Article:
Written upon the occasion of the celebration, at Plymouth, of the two hundred and twenty-fifth anniversary of the landing of the Pilgrims—being the twenty-second of Dec., 1845—which day was concluded with a “ Pilgrim Ball."

The moon shone cold and brightly,

But brighter still within,
The lights beamed full on jeweled head,

And blazed from diamond pin.
Gay music rings upon the ear,

The beating pulses thrill,
And, hand locked close in twininghand,

The heart beats faster still.
And low the silvery laugh went round,

And loud the prompter's call,
And gaily gleamed the twining dance,

It was the “ Pilgrim Ball."
The moon shone cold and brightly

In the church-yard on the hill,
But there, within that blazing hall,

The lamps shone brighter still: -
But now, why is the music hushed ?

Why stops the woven dance-
And maids and youths stand still and gaze,

As they were in a trance ?-
Wide swings the door--a ghastly train

Slow sweeps along the hall-
I wot they were strange guests to see

Gracing the “ Pilgrim Ball."
The moon shone cold and brightly

On the hill-top and the plain;
But no man watched their coming thence,

Nor saw from whence they came.
Dim forms they were, of ancient days,

As living eyes ne'er saw,
Save in the Pictures grim and old

That cunning limners draw.
“Give way !”-in hollow tone sounds out,

“Give way now, one and all,
And we will dance an olden dance :

It is the · Pilgrim Ball !""
And then those dusky figures,

Moved mournfully around;
And broad-brimmed hat and matron's hood

Bent, as in sorrow, down.
A strain of music, low and deep,

Went with their solemn tread ;
And words, unbreathed, were mingling in,

As by the music bred.
Though almost lost in that deep strain,

Those words were heard by all-
« We tread the Exiles' march !--It is

Fit step for • Pilgrim Ball !'”

Then sank that solemn music,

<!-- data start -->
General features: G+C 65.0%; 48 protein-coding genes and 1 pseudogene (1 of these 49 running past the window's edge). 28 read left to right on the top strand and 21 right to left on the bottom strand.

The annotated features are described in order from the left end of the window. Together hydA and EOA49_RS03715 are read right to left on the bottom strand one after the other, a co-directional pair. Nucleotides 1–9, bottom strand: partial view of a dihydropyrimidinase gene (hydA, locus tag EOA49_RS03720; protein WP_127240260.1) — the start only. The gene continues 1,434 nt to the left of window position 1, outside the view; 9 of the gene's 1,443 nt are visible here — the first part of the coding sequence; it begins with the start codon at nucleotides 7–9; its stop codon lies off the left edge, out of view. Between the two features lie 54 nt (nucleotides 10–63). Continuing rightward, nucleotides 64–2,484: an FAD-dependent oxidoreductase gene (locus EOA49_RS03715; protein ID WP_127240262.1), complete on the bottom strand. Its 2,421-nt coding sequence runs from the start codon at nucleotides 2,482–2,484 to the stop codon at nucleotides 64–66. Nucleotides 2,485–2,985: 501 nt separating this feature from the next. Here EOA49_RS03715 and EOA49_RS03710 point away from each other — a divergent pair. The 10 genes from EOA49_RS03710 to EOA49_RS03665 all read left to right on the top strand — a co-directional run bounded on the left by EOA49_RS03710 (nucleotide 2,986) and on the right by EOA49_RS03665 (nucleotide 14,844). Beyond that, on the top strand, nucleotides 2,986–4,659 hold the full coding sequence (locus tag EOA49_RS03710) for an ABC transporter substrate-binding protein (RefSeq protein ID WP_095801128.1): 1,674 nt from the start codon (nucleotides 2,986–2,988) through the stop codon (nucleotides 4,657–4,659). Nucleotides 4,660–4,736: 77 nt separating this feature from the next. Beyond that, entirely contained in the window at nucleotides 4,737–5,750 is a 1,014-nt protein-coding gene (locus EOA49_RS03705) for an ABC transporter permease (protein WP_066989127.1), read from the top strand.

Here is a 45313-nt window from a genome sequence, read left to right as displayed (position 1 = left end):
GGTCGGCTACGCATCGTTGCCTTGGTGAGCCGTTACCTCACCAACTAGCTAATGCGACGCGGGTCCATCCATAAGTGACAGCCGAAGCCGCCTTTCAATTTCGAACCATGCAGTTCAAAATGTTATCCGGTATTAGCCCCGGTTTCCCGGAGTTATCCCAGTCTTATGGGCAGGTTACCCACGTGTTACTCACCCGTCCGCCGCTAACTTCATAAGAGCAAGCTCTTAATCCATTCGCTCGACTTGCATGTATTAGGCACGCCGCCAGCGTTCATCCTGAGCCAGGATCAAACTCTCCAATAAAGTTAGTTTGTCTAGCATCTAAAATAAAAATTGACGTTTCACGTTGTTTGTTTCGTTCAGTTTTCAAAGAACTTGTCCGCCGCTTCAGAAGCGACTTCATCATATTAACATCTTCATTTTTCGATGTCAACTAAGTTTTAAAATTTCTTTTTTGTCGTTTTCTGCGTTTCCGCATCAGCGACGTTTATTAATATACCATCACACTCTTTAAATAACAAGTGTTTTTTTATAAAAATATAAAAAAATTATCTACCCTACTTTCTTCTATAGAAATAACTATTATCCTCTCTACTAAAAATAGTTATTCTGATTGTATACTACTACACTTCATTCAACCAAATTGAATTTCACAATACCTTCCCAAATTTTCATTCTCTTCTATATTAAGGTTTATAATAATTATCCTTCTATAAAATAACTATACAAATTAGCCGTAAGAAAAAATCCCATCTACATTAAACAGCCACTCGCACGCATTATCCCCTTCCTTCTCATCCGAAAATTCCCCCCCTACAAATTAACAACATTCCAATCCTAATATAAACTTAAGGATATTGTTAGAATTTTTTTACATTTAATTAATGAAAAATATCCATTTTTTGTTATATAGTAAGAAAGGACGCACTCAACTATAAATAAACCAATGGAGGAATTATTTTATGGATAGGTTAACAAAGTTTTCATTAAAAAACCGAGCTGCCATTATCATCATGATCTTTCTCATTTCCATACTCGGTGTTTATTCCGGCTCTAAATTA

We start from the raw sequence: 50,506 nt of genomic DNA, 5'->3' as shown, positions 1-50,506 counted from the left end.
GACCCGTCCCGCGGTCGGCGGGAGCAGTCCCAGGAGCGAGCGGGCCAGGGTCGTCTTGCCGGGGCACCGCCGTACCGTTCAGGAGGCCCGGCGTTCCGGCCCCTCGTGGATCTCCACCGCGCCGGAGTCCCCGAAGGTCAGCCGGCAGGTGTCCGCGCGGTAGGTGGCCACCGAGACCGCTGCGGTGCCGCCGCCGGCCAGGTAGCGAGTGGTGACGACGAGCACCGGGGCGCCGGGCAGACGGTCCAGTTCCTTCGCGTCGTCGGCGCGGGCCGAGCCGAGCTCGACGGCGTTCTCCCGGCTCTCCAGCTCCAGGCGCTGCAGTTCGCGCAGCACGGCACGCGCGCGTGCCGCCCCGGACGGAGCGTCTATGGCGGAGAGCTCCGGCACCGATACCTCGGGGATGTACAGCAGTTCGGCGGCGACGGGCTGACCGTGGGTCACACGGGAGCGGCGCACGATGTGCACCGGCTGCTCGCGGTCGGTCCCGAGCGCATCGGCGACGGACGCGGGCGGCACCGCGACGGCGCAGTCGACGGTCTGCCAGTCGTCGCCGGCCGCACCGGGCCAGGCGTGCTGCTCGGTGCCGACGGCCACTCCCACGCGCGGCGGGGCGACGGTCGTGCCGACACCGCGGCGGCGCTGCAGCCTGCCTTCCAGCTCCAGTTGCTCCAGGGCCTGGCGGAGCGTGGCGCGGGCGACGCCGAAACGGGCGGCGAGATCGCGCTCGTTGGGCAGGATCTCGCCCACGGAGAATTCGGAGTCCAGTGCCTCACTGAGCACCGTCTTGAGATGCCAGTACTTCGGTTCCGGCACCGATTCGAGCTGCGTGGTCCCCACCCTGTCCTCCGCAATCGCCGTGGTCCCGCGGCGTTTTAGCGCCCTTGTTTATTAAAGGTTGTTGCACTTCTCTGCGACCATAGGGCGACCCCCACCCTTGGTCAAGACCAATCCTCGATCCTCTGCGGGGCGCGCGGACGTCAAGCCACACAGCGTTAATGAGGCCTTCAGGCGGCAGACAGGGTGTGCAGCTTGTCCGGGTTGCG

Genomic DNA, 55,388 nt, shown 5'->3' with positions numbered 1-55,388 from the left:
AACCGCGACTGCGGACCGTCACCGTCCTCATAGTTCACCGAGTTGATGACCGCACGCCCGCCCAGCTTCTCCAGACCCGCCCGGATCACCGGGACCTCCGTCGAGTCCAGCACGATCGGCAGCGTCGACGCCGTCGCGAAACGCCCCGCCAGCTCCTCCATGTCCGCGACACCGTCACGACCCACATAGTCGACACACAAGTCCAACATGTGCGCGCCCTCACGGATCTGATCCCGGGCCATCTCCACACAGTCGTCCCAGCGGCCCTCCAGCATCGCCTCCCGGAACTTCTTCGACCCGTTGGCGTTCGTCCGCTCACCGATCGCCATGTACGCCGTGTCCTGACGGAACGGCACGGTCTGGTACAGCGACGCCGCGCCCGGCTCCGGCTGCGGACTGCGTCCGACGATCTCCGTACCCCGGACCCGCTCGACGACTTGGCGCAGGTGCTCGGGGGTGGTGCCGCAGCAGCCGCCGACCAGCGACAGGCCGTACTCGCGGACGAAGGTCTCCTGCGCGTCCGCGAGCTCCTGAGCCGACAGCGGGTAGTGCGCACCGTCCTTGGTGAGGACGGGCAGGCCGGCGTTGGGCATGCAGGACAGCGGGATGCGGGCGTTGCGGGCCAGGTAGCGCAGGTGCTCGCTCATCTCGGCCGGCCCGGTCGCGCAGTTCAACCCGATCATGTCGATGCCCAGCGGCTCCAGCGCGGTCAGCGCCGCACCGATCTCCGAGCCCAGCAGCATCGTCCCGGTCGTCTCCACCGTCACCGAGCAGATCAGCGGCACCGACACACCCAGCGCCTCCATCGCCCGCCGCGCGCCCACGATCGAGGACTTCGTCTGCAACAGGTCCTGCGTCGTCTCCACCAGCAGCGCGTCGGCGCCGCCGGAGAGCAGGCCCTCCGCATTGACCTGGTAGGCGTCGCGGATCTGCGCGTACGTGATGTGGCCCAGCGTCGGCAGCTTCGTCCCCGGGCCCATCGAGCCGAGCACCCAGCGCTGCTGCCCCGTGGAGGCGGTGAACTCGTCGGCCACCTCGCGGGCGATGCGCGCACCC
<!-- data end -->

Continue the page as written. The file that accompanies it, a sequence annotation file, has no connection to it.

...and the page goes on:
The pageant ceased to move,
And knelt those forms with upraised hands,

As sending thanks above.
In vain the chorded strings began

A fresh and lively air;
Strange husky words were mingling in,

“ We pray the Exiles' prayer !”
They prayed -—their hollow voices rose

Above the prompter's call,
Then rising, noiselessly they went

Forth from the “ Pilgrim Ball.”
The moon shone cold and brightly,

On the hill-top and the plain ;
But no man saw from whence they came,

Nor wbither went again.
Those dusky forms passed like a dream,

That low strain died away,
And as the strange sight vanished thus,

Moonlight gave place to day.
God's mercy now!-I think it would,

A brave man's heart appall,
To see the sight that awed the Night,

And hushed the “ Pilgrim Ball.”


All true poetry is a consecrated thing classic imitations of Mason and Akenin one sense, but by the above caption side, the turgid bombast of Dr. Johnson we intend to express a portion (the only (we refer, particularly, to Irene and even genuine department of poesy) of the to many passages in his otherwise expoetry of the seventeenth century, which cellent versions of Juvenal), the absurd, deals expressly in a recognition of the pedantic phrases of Darwin, the sentigreat facts of Christian morality, and mentalities of Miss Seward ? Gone, gone which is especially devoted to the service to the same place where soon will follow of Religion. The religious element is very much of the voluminous ballad imithe predominant element in the poetry of tations of Scott (which a revival of the fine the present age; not perhaps in the old ballads themselves will cast into the fashionable poetry of the day, but in the shade, where whole cantos and pages sterling poetry, that is to last, at least numberless out of Lord Byron's storethrough the coming age. Those who house of exaggerated passion and superare advanced in years at the present time ficial philosophy have gone, where all have survived more than one school of of Moore but a few songs, his satirical verse and if they live but a little longer, and political squibs, and a few passages will outlive another. Where now is in Lalla Rookħ, will go, and where a Hayley, the so-called Pope of his day, shoal of inferior minor poets, with very and placed by some stupid critic (Dr. superior professions and assumption, Aikin or Mrs. Chapone, we believe) at however, must inevitably follow. The the head of English poetry, merely be- true poets of the age, Wordsworth, Campcause he was a good man, a nobler title bell in his smaller poems, Keats, Coleridge, than a Poet, but very far from being even sceptical Shelley, Southey in his miidentical with it? Where are the cold nor poems, Hunt, Lamb, Elliott, Keble,